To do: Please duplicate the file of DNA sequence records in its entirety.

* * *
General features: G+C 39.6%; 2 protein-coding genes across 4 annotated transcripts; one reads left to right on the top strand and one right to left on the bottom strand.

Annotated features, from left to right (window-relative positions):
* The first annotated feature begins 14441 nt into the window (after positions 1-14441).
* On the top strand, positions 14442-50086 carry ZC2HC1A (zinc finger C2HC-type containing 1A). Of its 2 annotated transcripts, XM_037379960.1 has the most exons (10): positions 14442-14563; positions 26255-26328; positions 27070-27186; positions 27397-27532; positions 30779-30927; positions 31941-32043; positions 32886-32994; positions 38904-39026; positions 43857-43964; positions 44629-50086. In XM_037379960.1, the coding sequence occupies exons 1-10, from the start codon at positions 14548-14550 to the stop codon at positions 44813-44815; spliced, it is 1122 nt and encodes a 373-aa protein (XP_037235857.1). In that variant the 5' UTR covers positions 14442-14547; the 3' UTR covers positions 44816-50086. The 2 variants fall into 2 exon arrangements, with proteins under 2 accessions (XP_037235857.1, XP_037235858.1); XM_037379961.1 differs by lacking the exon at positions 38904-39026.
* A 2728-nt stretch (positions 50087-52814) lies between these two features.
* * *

General features: G+C 39.6%; 2 protein-coding genes across 4 annotated transcripts; one reads left to right on the top strand and one right to left on the bottom strand.

Annotated features, from left to right (window-relative positions):
* The first annotated feature begins 14441 nt into the window (after positions 1-14441).
* On the top strand, positions 14442-50086 carry ZC2HC1A (zinc finger C2HC-type containing 1A). Of its 2 annotated transcripts, XM_037379960.1 has the most exons (10): positions 14442-14563; positions 26255-26328; positions 27070-27186; positions 27397-27532; positions 30779-30927; positions 31941-32043; positions 32886-32994; positions 38904-39026; positions 43857-43964; positions 44629-50086. In XM_037379960.1, the coding sequence occupies exons 1-10, from the start codon at positions 14548-14550 to the stop codon at positions 44813-44815; spliced, it is 1122 nt and encodes a 373-aa protein (XP_037235857.1). In that variant the 5' UTR covers positions 14442-14547; the 3' UTR covers positions 44816-50086. The 2 variants fall into 2 exon arrangements, with proteins under 2 accessions (XP_037235857.1, XP_037235858.1); XM_037379961.1 differs by lacking the exon at positions 38904-39026.
* A 2728-nt stretch (positions 50087-52814) lies between these two features.